ETIOLOGY AND CLINICAL PROFILE OF PEDIATRIC CHRONIC LIVER DISEASE
Objective: To determine the etiology and clinical profile of chronic liver disease in children presenting at Pak Emirates Military Hospital Rawalpindi.
Study Design: Cross-sectional study.
Place and Duration of Study: This study was conducted at the Department of Pediatrics, Pak Emirates Military Hospital Rawalpindi, from Sep 2015 to Sep 2016.
Methodology: After informed written consent, 84 consecutive children diagnosed of chronic liver disease were included in the study and demographic features, presentation and underlying etiology.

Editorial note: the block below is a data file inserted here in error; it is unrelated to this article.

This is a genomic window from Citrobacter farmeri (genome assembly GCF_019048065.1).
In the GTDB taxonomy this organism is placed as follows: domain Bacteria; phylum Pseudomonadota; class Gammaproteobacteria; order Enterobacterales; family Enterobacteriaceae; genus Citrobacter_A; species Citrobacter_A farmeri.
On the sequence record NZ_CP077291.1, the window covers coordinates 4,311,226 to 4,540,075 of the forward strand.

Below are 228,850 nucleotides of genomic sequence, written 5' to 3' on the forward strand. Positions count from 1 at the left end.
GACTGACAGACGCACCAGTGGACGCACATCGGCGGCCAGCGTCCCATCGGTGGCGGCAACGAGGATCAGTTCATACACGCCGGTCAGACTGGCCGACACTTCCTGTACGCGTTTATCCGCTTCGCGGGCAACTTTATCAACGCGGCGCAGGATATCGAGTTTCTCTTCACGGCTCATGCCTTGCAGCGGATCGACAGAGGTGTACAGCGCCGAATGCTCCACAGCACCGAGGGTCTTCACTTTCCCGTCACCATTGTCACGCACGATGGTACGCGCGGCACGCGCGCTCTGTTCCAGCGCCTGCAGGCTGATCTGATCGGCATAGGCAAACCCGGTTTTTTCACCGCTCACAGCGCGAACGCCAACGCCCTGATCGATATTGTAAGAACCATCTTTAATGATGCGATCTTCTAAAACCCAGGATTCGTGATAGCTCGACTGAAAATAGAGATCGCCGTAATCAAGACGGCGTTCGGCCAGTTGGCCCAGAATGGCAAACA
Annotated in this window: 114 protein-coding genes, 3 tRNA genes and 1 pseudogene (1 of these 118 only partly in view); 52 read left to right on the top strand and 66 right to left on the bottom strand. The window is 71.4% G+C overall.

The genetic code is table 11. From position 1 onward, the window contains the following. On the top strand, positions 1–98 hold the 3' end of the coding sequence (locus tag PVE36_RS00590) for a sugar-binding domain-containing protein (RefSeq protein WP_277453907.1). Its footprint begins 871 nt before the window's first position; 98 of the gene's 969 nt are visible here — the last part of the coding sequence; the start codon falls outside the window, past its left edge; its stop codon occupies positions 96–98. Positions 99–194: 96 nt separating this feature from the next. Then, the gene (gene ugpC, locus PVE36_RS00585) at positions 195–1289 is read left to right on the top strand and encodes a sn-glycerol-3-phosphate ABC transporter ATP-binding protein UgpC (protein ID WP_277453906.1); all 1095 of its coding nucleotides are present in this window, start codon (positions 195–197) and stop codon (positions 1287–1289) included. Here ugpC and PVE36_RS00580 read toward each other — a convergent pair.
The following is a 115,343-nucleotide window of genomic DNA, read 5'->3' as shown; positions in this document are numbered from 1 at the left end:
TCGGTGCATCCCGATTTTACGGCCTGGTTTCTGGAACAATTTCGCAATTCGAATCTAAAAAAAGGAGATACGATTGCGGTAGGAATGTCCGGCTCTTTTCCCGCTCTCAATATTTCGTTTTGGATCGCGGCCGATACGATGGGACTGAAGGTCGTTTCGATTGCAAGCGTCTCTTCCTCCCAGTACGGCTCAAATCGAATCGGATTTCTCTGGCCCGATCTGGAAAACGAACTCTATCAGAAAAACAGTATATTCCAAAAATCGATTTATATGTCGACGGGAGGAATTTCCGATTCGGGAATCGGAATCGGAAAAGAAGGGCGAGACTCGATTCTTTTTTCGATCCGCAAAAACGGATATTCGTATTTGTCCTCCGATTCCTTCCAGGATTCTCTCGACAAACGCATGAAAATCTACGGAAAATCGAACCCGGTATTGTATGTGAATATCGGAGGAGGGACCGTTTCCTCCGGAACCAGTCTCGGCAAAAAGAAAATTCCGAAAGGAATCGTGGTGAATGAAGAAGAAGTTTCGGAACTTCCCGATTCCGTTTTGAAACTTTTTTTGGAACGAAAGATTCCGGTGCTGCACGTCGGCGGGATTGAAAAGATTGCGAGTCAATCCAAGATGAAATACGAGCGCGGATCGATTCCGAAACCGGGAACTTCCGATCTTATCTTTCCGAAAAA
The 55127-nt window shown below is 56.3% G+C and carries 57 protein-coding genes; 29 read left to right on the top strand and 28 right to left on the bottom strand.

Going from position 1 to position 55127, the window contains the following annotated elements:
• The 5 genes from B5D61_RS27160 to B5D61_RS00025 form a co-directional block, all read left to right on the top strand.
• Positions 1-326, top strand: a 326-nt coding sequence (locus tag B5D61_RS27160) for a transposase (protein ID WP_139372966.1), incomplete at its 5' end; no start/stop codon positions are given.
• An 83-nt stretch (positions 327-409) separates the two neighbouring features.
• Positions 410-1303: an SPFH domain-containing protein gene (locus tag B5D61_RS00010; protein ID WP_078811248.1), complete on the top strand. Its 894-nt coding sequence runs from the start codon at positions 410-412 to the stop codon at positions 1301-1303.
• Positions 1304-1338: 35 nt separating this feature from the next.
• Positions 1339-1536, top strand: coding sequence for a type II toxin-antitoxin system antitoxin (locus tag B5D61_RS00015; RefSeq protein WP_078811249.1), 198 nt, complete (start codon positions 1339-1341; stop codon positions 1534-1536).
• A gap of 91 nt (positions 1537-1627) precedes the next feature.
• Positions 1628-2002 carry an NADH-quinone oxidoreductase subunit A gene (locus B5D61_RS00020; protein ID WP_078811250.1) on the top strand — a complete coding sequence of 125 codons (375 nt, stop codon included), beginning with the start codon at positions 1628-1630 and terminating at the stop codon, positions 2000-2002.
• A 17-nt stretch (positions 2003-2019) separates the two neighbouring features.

Results: There were 43 (51.2%) male and 41 (48.8%) female children with a mean age of 46.62 ± 46.89 months. Frequent presenting complaints were jaundice (32.1%) persistent neonatal jaundice (29.8%), abdominal distension (27.4%). Hepatosplenomegaly was the frequent presentation of children with glycogen storage disease while persistent neonatal jaundice was associated with biliary atresia and neonatal hepatitis. Wilson disease presented with neurological symptoms. Glycogen storage disease and biliary atresia were the most frequent underlying etiologies recorded in 15 (17.9%) children. The frequency of Wilsons disease was significantly higher among children aged between 5-10 years.
Conclusion: The frequent clinical presentations of children with chronic liver disease were jaundice, abdominal distension and hepatosplenomegaly. Glycogen Storage Disorders, Biliary atresia and Wilsons Disease and were the most frequently encountered etiologies.